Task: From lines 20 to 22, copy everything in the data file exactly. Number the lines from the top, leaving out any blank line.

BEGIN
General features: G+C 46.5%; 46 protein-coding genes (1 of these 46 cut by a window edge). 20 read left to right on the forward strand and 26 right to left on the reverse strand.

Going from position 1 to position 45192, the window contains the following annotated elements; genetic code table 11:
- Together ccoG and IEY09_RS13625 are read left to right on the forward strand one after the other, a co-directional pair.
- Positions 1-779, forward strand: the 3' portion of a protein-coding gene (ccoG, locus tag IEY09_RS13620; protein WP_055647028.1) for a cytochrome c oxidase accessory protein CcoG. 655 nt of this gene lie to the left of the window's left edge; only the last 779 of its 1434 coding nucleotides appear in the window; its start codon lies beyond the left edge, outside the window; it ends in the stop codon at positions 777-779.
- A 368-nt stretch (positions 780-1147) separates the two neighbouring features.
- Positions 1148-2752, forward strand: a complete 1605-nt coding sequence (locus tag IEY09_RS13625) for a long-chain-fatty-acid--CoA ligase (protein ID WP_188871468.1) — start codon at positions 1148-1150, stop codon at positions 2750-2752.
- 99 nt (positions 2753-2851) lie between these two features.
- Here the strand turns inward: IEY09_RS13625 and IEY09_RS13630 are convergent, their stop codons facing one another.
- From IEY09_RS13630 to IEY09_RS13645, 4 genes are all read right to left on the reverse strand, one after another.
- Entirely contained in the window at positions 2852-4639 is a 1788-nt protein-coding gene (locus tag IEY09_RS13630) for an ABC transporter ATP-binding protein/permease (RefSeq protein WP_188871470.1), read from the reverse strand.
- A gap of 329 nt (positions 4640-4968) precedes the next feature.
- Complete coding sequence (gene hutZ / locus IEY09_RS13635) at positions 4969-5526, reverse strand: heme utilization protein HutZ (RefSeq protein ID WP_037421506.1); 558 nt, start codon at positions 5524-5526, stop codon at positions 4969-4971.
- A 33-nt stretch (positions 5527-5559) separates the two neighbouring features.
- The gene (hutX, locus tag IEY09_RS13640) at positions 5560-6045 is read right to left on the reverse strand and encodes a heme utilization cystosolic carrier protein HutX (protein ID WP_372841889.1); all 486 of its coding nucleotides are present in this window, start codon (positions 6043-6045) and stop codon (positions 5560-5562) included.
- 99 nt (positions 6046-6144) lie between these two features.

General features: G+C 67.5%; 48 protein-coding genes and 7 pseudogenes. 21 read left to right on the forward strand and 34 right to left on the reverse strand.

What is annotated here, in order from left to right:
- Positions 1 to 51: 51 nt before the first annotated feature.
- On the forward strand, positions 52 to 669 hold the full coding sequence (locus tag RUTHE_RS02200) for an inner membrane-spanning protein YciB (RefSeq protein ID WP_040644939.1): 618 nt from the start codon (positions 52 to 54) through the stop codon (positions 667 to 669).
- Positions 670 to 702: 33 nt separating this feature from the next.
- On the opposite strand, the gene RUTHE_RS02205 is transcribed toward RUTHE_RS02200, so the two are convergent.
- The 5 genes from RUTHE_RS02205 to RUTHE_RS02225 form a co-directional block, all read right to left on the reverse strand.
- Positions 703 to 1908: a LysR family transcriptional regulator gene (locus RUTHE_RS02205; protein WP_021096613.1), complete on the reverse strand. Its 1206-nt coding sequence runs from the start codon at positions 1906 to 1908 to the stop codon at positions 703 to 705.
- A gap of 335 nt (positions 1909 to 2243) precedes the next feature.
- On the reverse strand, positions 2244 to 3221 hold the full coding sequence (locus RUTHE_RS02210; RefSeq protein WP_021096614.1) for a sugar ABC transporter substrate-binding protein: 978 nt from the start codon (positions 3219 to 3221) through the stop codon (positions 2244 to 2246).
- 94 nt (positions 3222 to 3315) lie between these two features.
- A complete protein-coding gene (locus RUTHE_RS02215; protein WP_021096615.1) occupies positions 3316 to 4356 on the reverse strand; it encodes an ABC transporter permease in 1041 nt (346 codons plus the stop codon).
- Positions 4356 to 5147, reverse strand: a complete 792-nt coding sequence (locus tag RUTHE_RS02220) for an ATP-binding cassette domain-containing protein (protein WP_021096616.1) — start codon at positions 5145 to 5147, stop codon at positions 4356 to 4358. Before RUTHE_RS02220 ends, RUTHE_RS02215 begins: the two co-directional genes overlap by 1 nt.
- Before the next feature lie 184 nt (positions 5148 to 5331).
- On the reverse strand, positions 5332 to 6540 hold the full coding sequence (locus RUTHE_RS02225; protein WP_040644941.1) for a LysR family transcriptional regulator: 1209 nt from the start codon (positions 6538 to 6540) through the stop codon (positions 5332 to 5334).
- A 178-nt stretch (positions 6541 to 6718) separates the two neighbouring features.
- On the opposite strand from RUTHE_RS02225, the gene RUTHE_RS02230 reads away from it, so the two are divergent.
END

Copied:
- Positions 670 to 702: 33 nt separating this feature from the next.
- On the opposite strand, the gene RUTHE_RS02205 is transcribed toward RUTHE_RS02200, so the two are convergent.
- The 5 genes from RUTHE_RS02205 to RUTHE_RS02225 form a co-directional block, all read right to left on the reverse strand.